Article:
Subject(s)
Checklist , Quality of Life , Adolescent , Child , Humans , Reproducibility of Results , Self Report
13.
JCI Insight ; 7(1)2022 01 11.
Article in English | MEDLINE | ID: covidwho-1528616

ABSTRACT

Sangivamycin is a nucleoside analog that is well tolerated by humans and broadly active against phylogenetically distinct viruses, including arenaviruses, filoviruses, and orthopoxviruses. Here, we show that sangivamycin is a potent antiviral against multiple variants of replicative severe acute respiratory syndrome coronavirus 2 (SARS-CoV-2) with half-maximal inhibitory concentration in the nanomolar range in several cell types. Sangivamycin suppressed SARS-CoV-2 replication with greater efficacy than remdesivir (another broad-spectrum nucleoside analog). When we investigated sangivamycin's potential for clinical administration, pharmacokinetic; absorption, distribution, metabolism, and excretion (ADME); and toxicity properties were found to be favorable. When tested in combination with remdesivir, efficacy was additive rather than competitive against SARS-CoV-2. The proven safety in humans, long half-life, potent antiviral activity (compared to remdesivir), and combinatorial potential suggest that sangivamycin is likely to be efficacious alone or in combination therapy to suppress viremia in patients. Sangivamycin may also have the ability to help combat drug-resistant or vaccine-escaping SARS-CoV-2 variants since it is antivirally active against several tested variants. Our results support the pursuit of sangivamycin for further preclinical and clinical development as a potential coronavirus disease 2019 therapeutic.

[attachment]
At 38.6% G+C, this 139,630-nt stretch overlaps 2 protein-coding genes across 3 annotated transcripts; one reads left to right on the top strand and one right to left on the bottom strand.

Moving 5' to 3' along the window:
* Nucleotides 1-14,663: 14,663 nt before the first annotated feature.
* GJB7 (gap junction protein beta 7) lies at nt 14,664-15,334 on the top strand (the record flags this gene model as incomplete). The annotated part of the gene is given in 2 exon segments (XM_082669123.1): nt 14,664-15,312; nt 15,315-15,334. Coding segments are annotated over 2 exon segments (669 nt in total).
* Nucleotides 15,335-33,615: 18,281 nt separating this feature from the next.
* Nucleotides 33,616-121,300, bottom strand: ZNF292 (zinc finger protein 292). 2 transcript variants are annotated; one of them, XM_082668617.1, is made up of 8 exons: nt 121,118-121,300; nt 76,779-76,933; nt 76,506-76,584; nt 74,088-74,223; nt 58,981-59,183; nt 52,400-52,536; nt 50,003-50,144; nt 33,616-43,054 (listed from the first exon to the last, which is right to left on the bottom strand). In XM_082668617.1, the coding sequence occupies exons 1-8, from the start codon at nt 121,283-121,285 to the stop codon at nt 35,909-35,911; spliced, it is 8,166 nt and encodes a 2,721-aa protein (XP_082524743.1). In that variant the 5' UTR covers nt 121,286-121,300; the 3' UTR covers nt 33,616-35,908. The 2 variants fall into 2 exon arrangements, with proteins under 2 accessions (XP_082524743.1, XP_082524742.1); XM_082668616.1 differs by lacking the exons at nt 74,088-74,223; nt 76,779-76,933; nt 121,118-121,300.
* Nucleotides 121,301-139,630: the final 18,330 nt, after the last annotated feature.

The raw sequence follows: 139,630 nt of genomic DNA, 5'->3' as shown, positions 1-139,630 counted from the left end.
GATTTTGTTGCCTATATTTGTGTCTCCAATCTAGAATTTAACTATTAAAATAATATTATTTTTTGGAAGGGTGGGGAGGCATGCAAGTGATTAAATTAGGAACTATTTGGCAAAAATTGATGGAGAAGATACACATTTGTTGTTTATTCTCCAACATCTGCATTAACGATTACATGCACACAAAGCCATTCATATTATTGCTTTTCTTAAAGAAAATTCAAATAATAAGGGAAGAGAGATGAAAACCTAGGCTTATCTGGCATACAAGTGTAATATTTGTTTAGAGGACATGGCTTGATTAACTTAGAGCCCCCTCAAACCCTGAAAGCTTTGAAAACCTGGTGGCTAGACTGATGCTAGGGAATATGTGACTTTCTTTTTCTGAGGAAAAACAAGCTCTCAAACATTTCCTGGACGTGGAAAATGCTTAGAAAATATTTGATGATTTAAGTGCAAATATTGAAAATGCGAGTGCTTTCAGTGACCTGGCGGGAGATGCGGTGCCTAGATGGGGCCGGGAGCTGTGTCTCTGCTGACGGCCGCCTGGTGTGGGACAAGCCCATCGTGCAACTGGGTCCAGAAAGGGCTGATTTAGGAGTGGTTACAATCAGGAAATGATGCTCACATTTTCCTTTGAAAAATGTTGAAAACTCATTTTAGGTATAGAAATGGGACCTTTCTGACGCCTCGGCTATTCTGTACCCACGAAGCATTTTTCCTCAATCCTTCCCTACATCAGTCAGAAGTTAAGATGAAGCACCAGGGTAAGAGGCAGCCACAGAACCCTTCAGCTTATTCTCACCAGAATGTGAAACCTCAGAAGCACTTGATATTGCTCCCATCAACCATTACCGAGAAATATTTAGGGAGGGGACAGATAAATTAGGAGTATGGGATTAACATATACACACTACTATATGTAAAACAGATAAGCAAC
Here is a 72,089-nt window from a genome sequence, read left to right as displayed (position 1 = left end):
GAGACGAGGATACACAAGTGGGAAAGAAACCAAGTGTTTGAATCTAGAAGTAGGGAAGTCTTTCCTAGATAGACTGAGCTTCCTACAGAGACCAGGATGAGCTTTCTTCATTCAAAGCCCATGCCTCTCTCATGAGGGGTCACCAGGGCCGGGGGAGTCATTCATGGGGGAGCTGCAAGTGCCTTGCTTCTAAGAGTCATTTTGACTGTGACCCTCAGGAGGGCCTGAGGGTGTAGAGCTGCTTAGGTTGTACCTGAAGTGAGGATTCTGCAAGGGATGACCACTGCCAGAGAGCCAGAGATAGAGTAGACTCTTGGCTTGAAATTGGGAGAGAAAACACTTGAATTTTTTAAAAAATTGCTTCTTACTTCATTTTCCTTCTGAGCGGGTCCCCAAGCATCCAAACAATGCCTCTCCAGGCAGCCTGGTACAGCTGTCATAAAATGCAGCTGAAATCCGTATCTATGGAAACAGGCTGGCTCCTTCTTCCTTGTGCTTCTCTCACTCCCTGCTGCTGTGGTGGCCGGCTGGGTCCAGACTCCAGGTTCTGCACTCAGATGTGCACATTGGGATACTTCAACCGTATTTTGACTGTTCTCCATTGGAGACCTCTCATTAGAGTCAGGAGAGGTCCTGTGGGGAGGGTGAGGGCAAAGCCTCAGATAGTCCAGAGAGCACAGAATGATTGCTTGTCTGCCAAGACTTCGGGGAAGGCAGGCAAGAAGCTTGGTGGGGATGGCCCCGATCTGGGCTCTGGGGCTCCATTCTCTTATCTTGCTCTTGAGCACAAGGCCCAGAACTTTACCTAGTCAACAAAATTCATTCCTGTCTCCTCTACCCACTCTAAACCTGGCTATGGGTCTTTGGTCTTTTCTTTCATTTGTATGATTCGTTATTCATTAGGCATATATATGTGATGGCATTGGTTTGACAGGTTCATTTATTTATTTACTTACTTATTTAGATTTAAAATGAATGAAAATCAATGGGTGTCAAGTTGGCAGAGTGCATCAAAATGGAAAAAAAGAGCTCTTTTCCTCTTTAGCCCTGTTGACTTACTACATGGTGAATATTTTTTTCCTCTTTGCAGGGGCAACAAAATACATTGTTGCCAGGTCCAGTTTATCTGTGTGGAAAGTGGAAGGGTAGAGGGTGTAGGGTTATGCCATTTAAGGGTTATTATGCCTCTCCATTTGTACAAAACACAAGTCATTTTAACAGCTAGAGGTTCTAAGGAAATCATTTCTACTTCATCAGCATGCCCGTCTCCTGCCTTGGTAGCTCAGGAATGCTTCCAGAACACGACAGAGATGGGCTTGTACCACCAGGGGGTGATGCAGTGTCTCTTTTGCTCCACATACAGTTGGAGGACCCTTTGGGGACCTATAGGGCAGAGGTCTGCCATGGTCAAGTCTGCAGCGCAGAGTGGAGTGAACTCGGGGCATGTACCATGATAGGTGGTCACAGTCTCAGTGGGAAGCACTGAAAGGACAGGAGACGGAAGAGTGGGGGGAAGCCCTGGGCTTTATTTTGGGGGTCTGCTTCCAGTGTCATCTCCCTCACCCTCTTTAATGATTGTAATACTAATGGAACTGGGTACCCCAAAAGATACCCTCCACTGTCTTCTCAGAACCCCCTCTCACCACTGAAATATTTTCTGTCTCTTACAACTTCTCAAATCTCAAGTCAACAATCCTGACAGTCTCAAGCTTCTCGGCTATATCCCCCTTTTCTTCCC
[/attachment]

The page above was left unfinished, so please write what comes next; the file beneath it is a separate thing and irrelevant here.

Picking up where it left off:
Subject(s)
Antiviral Agents , Pyrimidine Nucleosides , SARS-CoV-2/drug effects , Animals , Antiviral Agents/pharmacokinetics , Antiviral Agents/pharmacology , Antiviral Agents/toxicity , COVID-19/virology , Cell Line, Tumor , Cell Survival/drug effects , Chlorocebus aethiops , Female , Humans , Male , Mice , Pyrimidine Nucleosides/pharmacokinetics , Pyrimidine Nucleosides/pharmacology , Pyrimidine Nucleosides/toxicity , Vero Cells
14.
Socioecol Pract Res ; 3(1): 9-15, 2021.
Article in English | MEDLINE | ID: covidwho-1516964

ABSTRACT

In this communication article, we share our scenario ideas at the request of the journal editor. These are (1) a scenario for building sustainable suburbs; (2) a counterfactual scenario for coping with the super wicked COVID problem; (3) envisioning alternative futures of cultural ecosystem services supplies in Southwestern Ghana; and (4) a path toward writing successful scenarios. The ideas will be fully developed in due course into scholarly articles for the journal.

15.
JCI Insight ; 6(22)2021 11 22.
Article in English | MEDLINE | ID: covidwho-1476916

ABSTRACT